The latter tactics might not have

been illegal per se, but they often they were enough of an inducement

to throw a wrench in the works in terms of blocking more worthy

contenders.

Therefore, an "add" was never assured.

With South Florida considered a major market -- number 16 in the nation -- obtaining airplay was essential. Likewise, securing airplay on

upstate markets like Orlando, Tampa, and Jacksonville was an important

avenue to driving a song up the charts. Radio stations reported to

various trade publications like Radio & Records, Billboard, and

Cashbox, and consequently, their input had a great influence on a song's

progress.


My stress level was always at a peak. The job afforded

a great deal of freedom and the opportunity to hang out with artists

and acquire new music, but inevitably, my performance would be dependent

on someone else's action. I could do a great job in prepping with

information and conveying it accordingly, but with the odds being what

they were and the added intangibles of indies doing deals behind the

scenes, the chances for success were generally slim at best. It was

especially vexing when I had a record in contention only to discover I

was thwarted at the 11th hour by a competitor who managed to make a

last-minute deal that successfully stole my slot. 


My

week would start on Sunday night with a call from my boss asking me to

target certain stations and predict which ones would offer us airplay.

Of course, that was generally a guessing game.

So I'd estimate the possibilities as best I could and then fudge the

rest. Monday would be spent calling the upstate stations and pleading my

case in between visiting the local stations to make an in-person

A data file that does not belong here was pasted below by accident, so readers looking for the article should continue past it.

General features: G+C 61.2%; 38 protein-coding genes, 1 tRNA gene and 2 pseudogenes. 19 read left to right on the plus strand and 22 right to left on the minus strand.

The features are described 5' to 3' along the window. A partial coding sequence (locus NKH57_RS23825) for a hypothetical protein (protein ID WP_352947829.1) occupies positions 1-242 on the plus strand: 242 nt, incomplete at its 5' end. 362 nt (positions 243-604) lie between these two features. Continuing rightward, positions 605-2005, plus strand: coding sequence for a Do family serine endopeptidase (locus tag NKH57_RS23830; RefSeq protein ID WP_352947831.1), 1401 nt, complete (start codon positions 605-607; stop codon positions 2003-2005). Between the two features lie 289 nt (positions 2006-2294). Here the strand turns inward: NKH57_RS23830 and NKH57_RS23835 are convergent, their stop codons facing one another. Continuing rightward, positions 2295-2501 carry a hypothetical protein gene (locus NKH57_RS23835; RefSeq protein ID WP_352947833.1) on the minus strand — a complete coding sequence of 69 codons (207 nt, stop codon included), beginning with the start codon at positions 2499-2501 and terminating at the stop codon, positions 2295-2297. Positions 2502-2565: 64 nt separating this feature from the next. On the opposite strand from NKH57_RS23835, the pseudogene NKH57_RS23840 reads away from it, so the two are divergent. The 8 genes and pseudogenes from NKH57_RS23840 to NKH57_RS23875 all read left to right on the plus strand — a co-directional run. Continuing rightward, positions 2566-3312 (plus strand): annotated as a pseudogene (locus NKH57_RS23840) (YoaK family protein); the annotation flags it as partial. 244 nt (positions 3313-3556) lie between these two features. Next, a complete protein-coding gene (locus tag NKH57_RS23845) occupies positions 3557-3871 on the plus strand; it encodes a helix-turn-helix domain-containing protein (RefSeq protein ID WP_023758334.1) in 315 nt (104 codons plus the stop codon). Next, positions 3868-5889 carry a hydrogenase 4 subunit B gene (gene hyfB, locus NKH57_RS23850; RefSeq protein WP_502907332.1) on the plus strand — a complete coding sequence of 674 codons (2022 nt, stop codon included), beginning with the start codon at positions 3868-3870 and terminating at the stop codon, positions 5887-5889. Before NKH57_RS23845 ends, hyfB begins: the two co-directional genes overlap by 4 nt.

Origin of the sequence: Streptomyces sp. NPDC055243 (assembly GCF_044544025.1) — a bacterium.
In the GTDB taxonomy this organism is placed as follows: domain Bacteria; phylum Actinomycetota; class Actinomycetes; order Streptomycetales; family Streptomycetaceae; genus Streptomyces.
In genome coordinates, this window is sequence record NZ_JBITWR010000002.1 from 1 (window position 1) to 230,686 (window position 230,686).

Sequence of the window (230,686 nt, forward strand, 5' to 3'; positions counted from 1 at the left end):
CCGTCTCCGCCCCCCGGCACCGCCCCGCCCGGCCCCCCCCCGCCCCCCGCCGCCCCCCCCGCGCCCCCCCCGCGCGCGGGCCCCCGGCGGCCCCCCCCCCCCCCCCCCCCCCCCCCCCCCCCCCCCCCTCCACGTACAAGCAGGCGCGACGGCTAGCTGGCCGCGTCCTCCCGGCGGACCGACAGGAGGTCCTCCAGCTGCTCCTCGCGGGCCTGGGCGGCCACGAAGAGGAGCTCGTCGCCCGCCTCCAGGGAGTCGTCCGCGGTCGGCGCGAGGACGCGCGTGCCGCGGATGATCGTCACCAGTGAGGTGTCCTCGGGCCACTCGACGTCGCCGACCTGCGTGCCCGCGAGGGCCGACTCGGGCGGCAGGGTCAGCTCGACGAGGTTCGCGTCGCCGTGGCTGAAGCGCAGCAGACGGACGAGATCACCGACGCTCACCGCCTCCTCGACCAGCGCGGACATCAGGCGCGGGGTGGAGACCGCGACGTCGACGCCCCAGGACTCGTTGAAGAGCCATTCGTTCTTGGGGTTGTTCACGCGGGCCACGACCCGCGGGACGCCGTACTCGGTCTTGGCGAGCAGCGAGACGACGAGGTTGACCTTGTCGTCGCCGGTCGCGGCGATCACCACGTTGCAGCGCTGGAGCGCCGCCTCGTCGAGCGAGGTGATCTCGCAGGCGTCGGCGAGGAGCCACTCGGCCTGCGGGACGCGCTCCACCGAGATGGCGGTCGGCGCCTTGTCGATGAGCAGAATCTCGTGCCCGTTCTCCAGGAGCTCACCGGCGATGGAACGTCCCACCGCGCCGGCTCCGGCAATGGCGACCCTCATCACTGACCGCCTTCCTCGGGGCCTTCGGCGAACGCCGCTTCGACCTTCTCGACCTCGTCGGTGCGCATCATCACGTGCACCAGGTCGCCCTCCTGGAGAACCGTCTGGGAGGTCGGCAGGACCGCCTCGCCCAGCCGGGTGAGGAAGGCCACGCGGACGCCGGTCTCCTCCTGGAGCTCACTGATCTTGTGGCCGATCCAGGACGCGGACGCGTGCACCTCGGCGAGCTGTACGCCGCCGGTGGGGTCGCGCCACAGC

appeal. Typically, there would be a set time for the record reps to come

by, and we'd wait patiently in the lobby and schmooze while awaiting

our opportunity to take our best shot.


Once

in the music director's office, I would toss my 45s on the turntable,

hope they would get more than a perfunctory listen; spit out the stats;

and pray for a commitment that rarely would come. Tuesday, I'd call

around, get the list of "adds," and pray some of my songs were among

them. If they were, I'd phone in and report which radio stations

had added my record and note whatever progress my previous entries had

made on the stations' music charts. By Wednesday, it was over for the

week and I was either elated or deflated depending on how my music had

fared... and whether or not I had gone another day without my boss

threatening my job. 


It was especially tough in

South Florida, where disco was king and big names meant very little. In

the rest of the country, Bob Seger might have been the number-one smash,

but the radio stations here were likely the only holdouts. I'd find

redemption when I'd work a quirky dance record like "Boogie Oogie Oogie"

by Taste of Honey, which broke big here and made me a homegrown hero in

the process. 


I look back on those days with a

mix of wistful nostalgia and relief at being freed of the daily

pressures. It was a great opportunity for a guy like me whose chief

desire was to work around records and introduce good music to the

masses. Yet ultimately it was enormously frustrating to work with a

medium that was so resistant to accept the music it ought to have

embraced. 


Even now, I dream that I'm still at

it, and I go into a panic thinking I haven't prepared or called my

stations or reported my progress. Then I wake up and realize that though the

past has passed, there are some memories so indelibly etched in my

brain, they'll likely stick with me forever.